Between 1873 and 1894, the peace faction in the imperial government, headed by Hirobumi Ito, had maintained its ascendancy over the militarists, and had prevented Japan becoming involved in war with China over Korea. However, after 1890, obstructive tactics by the national parliament (Diet) would give the militarists an excuse to interfere in Korea's internal affairs. The opportunity came in 1894 when Korea requested China's help in suppressing another rebellion. China warned Japan that it regarded Korea as a tributary or dependent state of China, and would be sending troops to Korea.

The Sino-Japanese War 1894-1895

A number of factors had brought about a political situation favourable to Japan's militarists on this occasion. The need to defend Japan against the threat of foreign military power had always been a high priority of the Meiji imperial government, and it viewed the continuing political instability in Korea as a serious problem because of that country's strategic location on the western approaches to Japan's home islands. The assertion by China, Japan's ancient enemy, of a prior right to intervene in Korea's internal affairs was viewed by the imperial government as raising a threat to Japan's security. There was historical justification for this concern. Mongol armies from China had twice used Korea as a launching point for invasion of Japan in the thirteenth century. Although the invasions were repelled, the invasions undermined central government by the Hojo regency, and led to three centuries of increasing internal disorder.

Since 1885, Tsarist Russia had been showing increasing interest in Korea as a possible avenue for Russian access to the Pacific Ocean by means of a continually ice-free port. This Russian interest in Korea had caused alarm in England, China and Japan. When Russia announced in 1891 its intention to construct the Trans-Siberian Railway for the purpose of linking Moscow to the Russian Pacific port of Vladivostok, Japan viewed this proposal as a threat to its interests in Korea. The Trans-Siberian Railway would bring the military power of Russia to Japan's very doorstep.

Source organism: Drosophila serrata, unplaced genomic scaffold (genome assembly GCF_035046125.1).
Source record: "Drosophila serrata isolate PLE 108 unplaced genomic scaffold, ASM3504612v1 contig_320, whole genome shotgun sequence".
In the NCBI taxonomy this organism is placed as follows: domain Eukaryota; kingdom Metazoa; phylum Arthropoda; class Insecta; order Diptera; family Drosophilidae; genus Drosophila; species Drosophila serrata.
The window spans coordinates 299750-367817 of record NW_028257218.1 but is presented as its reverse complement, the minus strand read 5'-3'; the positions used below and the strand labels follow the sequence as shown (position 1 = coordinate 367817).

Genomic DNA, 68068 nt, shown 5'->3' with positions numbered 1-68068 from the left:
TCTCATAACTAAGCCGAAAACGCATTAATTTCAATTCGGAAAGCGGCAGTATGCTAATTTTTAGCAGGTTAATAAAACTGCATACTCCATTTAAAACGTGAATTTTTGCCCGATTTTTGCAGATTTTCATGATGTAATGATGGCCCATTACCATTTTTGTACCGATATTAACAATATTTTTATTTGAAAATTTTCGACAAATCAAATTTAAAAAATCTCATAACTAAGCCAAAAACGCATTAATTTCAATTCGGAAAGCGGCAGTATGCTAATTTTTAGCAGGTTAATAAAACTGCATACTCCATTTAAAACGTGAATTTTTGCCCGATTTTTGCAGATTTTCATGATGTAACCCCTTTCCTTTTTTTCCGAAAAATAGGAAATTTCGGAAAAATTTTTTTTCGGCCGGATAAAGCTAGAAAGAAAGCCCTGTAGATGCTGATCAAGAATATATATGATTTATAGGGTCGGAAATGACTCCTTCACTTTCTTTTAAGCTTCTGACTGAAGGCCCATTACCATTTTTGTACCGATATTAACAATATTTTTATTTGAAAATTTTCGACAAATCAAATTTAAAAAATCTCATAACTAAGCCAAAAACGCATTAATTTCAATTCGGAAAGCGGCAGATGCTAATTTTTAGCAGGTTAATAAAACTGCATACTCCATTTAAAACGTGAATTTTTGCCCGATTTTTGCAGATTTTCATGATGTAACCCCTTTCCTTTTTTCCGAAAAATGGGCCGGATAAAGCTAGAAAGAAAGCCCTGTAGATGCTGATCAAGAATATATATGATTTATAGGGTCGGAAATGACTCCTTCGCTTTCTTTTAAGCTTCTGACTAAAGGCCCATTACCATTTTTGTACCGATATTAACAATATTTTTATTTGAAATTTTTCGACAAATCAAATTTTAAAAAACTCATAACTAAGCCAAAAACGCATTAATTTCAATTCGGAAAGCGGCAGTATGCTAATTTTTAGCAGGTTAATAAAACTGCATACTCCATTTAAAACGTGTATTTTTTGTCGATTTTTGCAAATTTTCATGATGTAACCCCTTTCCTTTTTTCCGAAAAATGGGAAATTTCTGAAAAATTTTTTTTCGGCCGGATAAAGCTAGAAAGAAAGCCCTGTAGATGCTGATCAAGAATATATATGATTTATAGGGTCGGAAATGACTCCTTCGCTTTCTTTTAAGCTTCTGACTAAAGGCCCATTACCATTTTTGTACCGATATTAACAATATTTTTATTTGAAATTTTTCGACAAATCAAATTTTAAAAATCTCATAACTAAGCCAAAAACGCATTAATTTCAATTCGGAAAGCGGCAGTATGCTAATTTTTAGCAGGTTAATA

In addition to these serious foreign policy issues, the imperial government was troubled by a major domestic problem. The national parliament (Diet) inaugurated in 1890 had not proved as easy to deal with as the imperial government had expected. The Diet had been repeatedly refusing to accept naval estimates presented by the government, and on each occasion, it had required an appeal to the Diet by Emperor Meiji to resolve the deadlock.

In this climate of serious threats to Japan's interests in Korea and continuing parliamentary obstruction of defence budgets, the militarists and bureaucrats in the imperial government joined forces to demand military intervention in Korea. They claimed publicly that this was necessary to protect Japan's vital national interests in Korea, but they privately viewed a foreign war as a useful way to unite all Japanese behind the government in bonds of patriotism, and their views prevailed.

Japanese troops embark at Hiroshima for Korea where they will take part in the first Sino-Japanese War 1894-95

The imperial government rejected China's claim to a special relationship with Korea, and rushed troops to the Korean capital Seoul, where the Japanese and Chinese armies confronted each other. When the Chinese rejected an offer from Japan to work with China to solve Korea's internal problems, Japanese troops seized the king of Korea and replaced his government with a government sympathetic to Japan. The new Korean government then requested that Japanese troops expel China's army from Korea.

Japan's army in Korea was smaller than China's, but it was better trained and organised. The Chinese army suffered successive defeats, and eventually withdrew from Korea and retreated across China's northern region of Manchuria with the Japanese army in pursuit. Japanese troops occupied China's Liaotung Peninsula which projects into the Yellow Sea between China and Korea. Military occupation of this strategically vital peninsula could enable a hostile nation to impede or block access from China's capital Peking (now Beijing) to the Yellow Sea and the Pacific Ocean. China's northern fleet was defeated in a naval battle in the Yellow Sea, and Japanese troops landed on the coast of China's north-east Shantung region. With its capital menaced by Japanese troops from two directions, and its calls for aid from Western powers ignored, China was forced to humble itself and beg Japan for an end to hostilities.